Photo Evidence

It’s been another very busy few weeks here – one of the reasons there’s been such little activity on the blog for a little while. But things have been done. Oh yes they have. I’ve been doing plenty of teaching and workshop running, and prepping for ones coming up. The presentation and reading for my last group of Junior Writers is next week, and right after that the next group starts, which is all exiting stuff – especially as the local press are going to be there,

Also exciting has been receiving the books the juniors have written. Huge thanks to the magnificent Vicky for their superb design. They look every it as brilliant as the stories are in them.

Here are a couple of pics:

Junior 2 books 2 Junior 2 Books

It seems a fair old time ago that we were starting with this…

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So lots to look forward to (and writing, there’s always writing). I’m really, really happy to be working with younger people again after so many years only concentrating on grown-up things. For once, it seems I made a good decision.

And, here’s another picture. This is me, snapped while I was looking out for a taxi to take me to a workshop. (Again, thank you, Vicky.)

window

Skein Island – Lucky Number 7

I like Aliya Whiteley. I’ve said it beef and I’ll say it again. Hers, I think, was the first blog I subscribed to (way back in 2005, I think) and she even published one of my very early short stories (or one of the early ones I was happy with at least), when she was editor over at the brilliant, but now sadly no more, Serendipity Magazine. (It’s called Martha’s Dance if anyone wants to google it.)*

So it’s with an enormous amount of pleasure that I welcome her back to the blog (she’s been here many times before) to talk about her seventh book (seven! see how far we’ve come! and see! we’re still here, still doing this thing!) Skein Island, which I am very much looking forward to reading as soon as I get the chance – and about the joys of unpredictability (probably another reason why I like her). Of course I’ll let you all know what I think about it when I do. Until then, over to you, Aliya..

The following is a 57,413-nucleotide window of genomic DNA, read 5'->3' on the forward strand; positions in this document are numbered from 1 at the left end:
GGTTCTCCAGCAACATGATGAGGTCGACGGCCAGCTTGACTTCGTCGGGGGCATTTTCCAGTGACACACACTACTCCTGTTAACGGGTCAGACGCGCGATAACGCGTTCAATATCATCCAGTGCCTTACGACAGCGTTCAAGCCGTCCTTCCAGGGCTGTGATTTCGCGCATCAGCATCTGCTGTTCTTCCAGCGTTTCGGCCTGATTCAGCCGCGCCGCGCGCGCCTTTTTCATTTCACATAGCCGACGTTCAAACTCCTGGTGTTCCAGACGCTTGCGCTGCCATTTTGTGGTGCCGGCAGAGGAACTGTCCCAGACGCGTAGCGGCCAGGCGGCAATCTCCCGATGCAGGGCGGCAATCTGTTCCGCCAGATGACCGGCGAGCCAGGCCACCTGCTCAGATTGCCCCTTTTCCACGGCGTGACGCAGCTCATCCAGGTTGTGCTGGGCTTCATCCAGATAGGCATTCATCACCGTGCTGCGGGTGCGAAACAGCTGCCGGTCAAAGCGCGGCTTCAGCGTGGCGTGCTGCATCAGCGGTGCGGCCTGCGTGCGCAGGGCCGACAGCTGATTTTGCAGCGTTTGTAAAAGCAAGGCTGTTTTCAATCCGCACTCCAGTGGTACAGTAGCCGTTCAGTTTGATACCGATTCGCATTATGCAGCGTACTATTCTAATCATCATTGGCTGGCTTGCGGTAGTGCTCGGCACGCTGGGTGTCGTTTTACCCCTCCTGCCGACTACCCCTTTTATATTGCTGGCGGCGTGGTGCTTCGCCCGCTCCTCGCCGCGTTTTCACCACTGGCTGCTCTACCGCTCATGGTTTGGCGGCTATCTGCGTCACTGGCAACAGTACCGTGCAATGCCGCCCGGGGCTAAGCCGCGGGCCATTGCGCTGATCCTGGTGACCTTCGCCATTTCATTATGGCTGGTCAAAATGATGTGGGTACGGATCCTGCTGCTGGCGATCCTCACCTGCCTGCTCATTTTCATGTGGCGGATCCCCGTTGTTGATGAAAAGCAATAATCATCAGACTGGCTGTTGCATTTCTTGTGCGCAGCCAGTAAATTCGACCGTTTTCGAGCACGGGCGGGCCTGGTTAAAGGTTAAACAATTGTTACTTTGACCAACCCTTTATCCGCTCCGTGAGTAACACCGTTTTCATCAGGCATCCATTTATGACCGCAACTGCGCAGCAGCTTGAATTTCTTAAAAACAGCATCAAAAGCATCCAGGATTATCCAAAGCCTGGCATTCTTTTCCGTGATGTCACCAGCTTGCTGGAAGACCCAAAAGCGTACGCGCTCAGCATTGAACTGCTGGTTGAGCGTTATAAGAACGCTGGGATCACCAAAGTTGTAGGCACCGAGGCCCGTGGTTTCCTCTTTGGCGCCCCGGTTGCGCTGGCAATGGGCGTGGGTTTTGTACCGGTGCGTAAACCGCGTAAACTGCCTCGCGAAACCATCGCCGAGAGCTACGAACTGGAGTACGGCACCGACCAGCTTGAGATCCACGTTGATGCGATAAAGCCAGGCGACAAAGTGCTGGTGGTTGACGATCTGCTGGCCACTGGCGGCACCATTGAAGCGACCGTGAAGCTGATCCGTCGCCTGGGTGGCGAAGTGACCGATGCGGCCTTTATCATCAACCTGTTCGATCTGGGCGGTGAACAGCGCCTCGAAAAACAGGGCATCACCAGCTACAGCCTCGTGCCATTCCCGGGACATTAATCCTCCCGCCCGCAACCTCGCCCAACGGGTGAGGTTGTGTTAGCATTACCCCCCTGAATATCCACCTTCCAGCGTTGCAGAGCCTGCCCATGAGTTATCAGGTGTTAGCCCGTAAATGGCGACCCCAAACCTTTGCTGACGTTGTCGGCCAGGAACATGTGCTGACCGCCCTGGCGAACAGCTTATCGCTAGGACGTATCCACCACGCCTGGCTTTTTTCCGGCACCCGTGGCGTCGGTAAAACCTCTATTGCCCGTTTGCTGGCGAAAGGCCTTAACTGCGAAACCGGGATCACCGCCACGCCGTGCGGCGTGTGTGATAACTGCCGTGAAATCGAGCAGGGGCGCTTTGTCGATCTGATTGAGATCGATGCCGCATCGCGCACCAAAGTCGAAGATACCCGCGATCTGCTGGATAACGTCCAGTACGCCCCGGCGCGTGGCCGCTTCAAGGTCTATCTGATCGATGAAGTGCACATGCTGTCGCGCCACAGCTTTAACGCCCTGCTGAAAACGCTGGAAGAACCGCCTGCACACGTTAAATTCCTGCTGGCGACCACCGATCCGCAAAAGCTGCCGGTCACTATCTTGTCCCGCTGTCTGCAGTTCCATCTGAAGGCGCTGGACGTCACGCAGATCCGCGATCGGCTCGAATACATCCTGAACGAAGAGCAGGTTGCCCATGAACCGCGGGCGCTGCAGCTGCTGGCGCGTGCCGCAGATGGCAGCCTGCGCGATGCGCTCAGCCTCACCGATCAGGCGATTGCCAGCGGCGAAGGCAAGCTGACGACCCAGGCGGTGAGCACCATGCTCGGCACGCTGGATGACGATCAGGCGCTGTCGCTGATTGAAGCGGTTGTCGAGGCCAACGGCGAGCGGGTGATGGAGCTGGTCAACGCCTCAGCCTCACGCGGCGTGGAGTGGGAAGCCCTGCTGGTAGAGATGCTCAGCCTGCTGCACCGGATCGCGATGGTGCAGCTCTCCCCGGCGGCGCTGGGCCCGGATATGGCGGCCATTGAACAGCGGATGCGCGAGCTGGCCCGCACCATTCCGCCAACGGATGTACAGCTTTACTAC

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Skein Island is the seventh book I’ve had published, and the fourth novel. But it’s the twelfth book I’ve written, and the seventeenth book I’ve started to write. There have been a lot of book corpses along the way.

If you were to look only at my published efforts you might struggle to find a common thread. It’s been a strange twenty year journey through comedy, mystery and science fiction that has led to fantasy-horror with my latest offering. I’m not even taking into account my first published effort under a pseudonym, which was a romance between a penniless artist and a movie star (so I suppose fantasy isn’t really a new direction at all). But the unseen books would probably fill in the gaps: the crime novel with mythological overtones; the romantic comedy set in space; the mystery solved by a 1950s RAF Officer. Well, perhaps all it really explains is why some of my books have been deemed unpublishable in the first place.

Here’s the thing; I hate predictability. I don’t ever manage to work out what somebody is going to do next in life, and so I rarely like that quality in literature. Having said that, the tension that readers’ thwarted predictions bring to a novel or a short story can be very useful. Think of the way we react to the memorable and yet not at all expected end of Gone With the Wind.